|►||China Studies Program|
|►||Japan Studies Program|
|►||Korea Studies Program|
|►||East Asia Resource Center|
|►||Asian Languages & Literature|
|►||Asia Law Program|
|►||East Asia Library|
|►||Technical Japanese Program|
The East Asia Center hosts a broad array of events covering the arts, humanities and social sciences. These events range from academic lectures by professors from the U.S. and East Asia to film festivals featuring documentary and feature films.
Wednesday December 4, 2013
Time: 2.30 - 3.30
Location: Parrington 313
FLAS Fellowships support undergraduate, graduate and professional students in acquiring modern foreign languages and area or international studies competencies. Students from all UW departments and professional schools are encouraged to apply. FLAS Fellowships are available to U.S. citizens and permanent residents. Contingent on funding from the U.S. Department of Education, the eight National Resource Centers of the University of Washington's Jackson School of International Studies will offer Academic Year 2014-15 and Summer 2014 FLAS Fellowships in these languages.
FLAS Fellowship Information Sessions will cover FLAS benefits and requirements, the application process, and the use of FLAS awards abroad.
For more information, please visit: http://www.jsis.washington.edu/advise/flas/
Friday December 6, 2013
3:30 - 5:00 PM
Savery Hall 130
In the early decades of the twentieth century, Japanese cities became the staging ground for wide-ranging social, cultural, economic, and political transformations. During these years, the material and ideological structures that constitute “the city” took their characteristic modern shape. Telling this story from the perspective of the provincial city, Young looks at the rise of modern urbanism in four second-tier cities: Sapporo, Kanazawa, Niigata, and Okayama.
Louise Young is professor of Japanese history at the University of Wisconsin-Madison. She is the author of Japan’s Total Empire: Manchuria and the Culture of Wartime Imperialism (University of California Press, 1998) and Beyond the Metropolis: Second Cities and Modern Life in Interwar Japan (University of California Press, 2013). Her current research explores the development of sociology as an academic discipline from the late nineteenth through the early twentieth centuries.
This event is sponsored by UW Japan Studies Program and the Seattle Asian Art Museum Gardner Center for Asian Art and Ideas. For information contact: (206) 685-9997 / email@example.com Louise Young will also be speaking Saturday, December 7, 2013 at the Seattle Asian Art Museum. For more detaills and registration information, please go to the SAM website: http://www.seattleartmuseum.org/GardnerCenter/default.asp
Thursday June 27, 2013 to Thursday December 19, 2013
Time: Always Open
Thursday January 16, 2014
Kane Hall 220
Shinichi Kitaoka, is a professor at the National Graduate Institute for Policy Studies, and Executive Director of Research for the Institute for International Policy Studies (IIPS). He is a leading scholar in Modern Japanese Political and Diplomatic History and has published on topics such as security issues, foreign policy, domestic politics, constitutional revision, and the United Nations. He earned degrees from the University of Tokyo (BA 1971, MA 1973, and Ph.D. 1976) and was a visiting fellow at Princeton Univesrity (1981-83). Dr. Kitaoka’s activities as a public intellectual include the participation in bilateral talks with the US, China (Japan-China 21st Century Friendship Committee), Korea (Japan-Korea Joint Study of History), Germany, India, and Singapore. He was a member of the Taskforce on Foreign Relations for Prime Minister Junichiro Koizumi (2001-2004) and served as Ambassador and Deputy Permanent Representative to the United Nations (2004-2006), and was appointed to a member of the Council to Consider Strengthening the Cabinet Capacity in National Security, a Member of the Council on the Legal Basis of National Security, a Member of the Study Group of Foreign Policy for Prime Minister Yasuo Fukuda and a Member of the Council to Consider National Security and Defense Policy that was established by former Prime Minister Taro Aso this year. Currently he is the Chairman of the Japanese scholars in Japan-China Joint Study of History that was established by President Hu Jintao and Prime Minister Shinzo Abe in 2006.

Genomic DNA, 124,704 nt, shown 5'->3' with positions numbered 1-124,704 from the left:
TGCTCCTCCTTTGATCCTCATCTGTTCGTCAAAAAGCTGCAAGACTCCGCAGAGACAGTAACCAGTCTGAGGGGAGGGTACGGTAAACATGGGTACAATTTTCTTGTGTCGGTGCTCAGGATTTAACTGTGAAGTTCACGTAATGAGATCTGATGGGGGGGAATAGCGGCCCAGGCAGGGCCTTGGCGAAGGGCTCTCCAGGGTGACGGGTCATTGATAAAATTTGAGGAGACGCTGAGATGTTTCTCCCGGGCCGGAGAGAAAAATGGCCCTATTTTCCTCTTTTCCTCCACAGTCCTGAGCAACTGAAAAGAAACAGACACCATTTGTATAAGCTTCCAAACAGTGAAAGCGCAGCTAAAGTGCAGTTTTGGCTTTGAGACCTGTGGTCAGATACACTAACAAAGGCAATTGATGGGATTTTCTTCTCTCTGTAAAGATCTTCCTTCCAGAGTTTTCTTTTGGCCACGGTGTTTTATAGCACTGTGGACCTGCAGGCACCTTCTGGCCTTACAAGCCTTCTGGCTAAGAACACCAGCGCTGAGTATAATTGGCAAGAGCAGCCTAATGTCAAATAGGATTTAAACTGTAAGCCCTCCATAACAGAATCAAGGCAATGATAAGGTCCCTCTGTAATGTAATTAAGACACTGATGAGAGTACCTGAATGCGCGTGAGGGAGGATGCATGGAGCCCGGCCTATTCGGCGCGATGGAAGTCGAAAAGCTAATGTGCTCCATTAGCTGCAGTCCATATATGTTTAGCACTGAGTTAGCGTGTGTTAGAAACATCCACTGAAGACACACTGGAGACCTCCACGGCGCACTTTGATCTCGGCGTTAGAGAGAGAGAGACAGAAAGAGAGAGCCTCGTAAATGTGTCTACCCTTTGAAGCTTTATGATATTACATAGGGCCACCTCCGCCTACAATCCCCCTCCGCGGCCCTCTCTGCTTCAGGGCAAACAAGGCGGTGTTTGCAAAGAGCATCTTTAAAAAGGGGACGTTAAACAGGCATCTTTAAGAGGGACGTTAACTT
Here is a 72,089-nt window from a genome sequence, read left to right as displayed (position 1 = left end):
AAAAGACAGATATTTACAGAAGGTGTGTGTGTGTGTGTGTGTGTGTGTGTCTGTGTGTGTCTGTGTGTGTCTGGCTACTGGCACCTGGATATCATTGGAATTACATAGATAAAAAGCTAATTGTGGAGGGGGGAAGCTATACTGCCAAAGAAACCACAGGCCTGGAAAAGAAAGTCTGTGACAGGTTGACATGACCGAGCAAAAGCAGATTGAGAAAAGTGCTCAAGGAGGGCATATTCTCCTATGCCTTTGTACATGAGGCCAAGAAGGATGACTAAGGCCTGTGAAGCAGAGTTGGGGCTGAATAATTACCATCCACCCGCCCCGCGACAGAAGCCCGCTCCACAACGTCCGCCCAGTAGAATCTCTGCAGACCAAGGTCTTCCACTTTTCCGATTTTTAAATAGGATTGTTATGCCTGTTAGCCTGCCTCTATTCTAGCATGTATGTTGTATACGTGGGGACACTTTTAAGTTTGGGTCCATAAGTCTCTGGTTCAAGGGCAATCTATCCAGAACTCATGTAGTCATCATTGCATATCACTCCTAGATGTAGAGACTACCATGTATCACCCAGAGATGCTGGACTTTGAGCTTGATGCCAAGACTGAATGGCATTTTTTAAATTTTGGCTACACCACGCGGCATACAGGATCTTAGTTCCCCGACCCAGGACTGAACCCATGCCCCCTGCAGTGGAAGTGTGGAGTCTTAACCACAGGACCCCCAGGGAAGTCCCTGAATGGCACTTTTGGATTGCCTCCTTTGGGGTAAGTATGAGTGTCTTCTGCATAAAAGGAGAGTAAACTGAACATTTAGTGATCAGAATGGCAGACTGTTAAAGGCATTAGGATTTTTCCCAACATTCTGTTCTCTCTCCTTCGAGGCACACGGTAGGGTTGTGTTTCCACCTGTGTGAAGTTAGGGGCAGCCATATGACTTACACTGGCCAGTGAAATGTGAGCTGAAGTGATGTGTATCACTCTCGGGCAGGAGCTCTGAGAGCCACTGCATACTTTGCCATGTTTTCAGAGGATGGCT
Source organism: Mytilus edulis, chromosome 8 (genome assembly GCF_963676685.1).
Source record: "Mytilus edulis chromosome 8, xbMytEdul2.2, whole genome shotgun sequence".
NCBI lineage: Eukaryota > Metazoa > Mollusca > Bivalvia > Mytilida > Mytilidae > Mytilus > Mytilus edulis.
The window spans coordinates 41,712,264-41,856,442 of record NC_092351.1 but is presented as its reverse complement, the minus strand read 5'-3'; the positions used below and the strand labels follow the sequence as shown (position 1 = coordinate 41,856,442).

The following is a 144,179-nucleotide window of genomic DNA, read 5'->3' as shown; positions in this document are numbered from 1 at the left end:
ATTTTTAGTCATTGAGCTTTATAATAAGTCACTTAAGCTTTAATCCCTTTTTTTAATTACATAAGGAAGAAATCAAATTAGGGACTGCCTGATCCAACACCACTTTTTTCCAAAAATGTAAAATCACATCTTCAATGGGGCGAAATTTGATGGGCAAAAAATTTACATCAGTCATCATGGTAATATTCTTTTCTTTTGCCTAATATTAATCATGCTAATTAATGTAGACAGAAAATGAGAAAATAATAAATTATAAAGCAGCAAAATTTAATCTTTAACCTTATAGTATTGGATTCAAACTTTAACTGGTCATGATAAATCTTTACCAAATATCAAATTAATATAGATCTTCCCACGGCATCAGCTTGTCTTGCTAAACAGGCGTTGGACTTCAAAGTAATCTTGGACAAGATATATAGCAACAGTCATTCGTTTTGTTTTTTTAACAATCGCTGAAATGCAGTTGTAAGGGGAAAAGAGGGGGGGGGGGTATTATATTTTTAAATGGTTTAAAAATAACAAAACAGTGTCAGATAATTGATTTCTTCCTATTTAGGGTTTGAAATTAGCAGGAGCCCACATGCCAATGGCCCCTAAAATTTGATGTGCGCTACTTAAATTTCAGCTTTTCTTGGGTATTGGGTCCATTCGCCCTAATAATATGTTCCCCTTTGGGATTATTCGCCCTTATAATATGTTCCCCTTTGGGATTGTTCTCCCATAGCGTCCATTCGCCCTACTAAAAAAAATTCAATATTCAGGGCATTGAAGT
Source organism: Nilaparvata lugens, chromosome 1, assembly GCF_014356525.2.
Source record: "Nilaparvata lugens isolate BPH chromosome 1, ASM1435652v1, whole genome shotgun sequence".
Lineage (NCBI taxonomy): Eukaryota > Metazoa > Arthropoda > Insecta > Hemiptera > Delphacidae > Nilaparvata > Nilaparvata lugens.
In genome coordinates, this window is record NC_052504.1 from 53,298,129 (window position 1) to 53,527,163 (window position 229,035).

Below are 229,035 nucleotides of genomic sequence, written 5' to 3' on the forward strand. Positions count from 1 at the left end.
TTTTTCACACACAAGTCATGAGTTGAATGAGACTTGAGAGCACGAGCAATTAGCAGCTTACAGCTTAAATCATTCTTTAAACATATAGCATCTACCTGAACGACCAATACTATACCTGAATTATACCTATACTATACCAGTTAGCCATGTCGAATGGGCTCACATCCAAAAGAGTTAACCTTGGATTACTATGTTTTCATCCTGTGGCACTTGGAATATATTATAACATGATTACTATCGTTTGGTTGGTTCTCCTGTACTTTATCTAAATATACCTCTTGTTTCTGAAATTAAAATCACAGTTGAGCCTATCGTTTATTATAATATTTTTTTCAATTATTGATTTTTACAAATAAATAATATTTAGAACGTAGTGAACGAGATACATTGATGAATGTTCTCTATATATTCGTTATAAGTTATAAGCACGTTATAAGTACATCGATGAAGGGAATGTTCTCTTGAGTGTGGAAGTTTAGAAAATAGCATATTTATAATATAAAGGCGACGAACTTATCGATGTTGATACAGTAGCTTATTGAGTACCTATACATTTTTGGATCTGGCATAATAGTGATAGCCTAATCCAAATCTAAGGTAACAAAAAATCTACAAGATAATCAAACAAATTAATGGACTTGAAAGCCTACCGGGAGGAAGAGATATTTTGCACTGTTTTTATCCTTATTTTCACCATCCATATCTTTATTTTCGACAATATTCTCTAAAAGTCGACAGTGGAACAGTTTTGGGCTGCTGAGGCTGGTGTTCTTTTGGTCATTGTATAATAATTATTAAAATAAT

Tuesday January 21, 2014
3:30 - 5:00 PM
William H. Gates Hall Room 138
Space is limited. To attend, please register HERE.
Thursday January 30, 2014
Thomson Hall 101
Thursday February 27, 2014
Kane Hall 220
Part of the Mitsubishi Corporation Lecture Series 2013-14
Motoshige Itoh is professor of international economics at the Graduate School of Economics, University of Tokyo, and president of the National Institute for Research Advancements (NIRA), a policy think tank also in Tokyo. Currently, he is a member of the Council on Fiscal and Economic Policy, and an adviser to the prime minister. He received a BA in Economics from the University of Tokyo in 1974 and his PhD of Economics from the University of Rochester in 1979. He has published more than 40 books on policy issues and regularly writes for several newspapers and magazines.
|East Asia Center|
|University of Washington|
|301 Thomson Hall|
|Seattle, WA 98195|
|(206) 543-6938 phone|
|(206) 685-0668 fax|
|William Lavely, Director|
|Mary Bernson, Director of Outreach|
|Kristi Roundtree, Associate Director|
|Stefanie Doolittle, Program Assistant|
|Curtis Reed, Program Coordinator|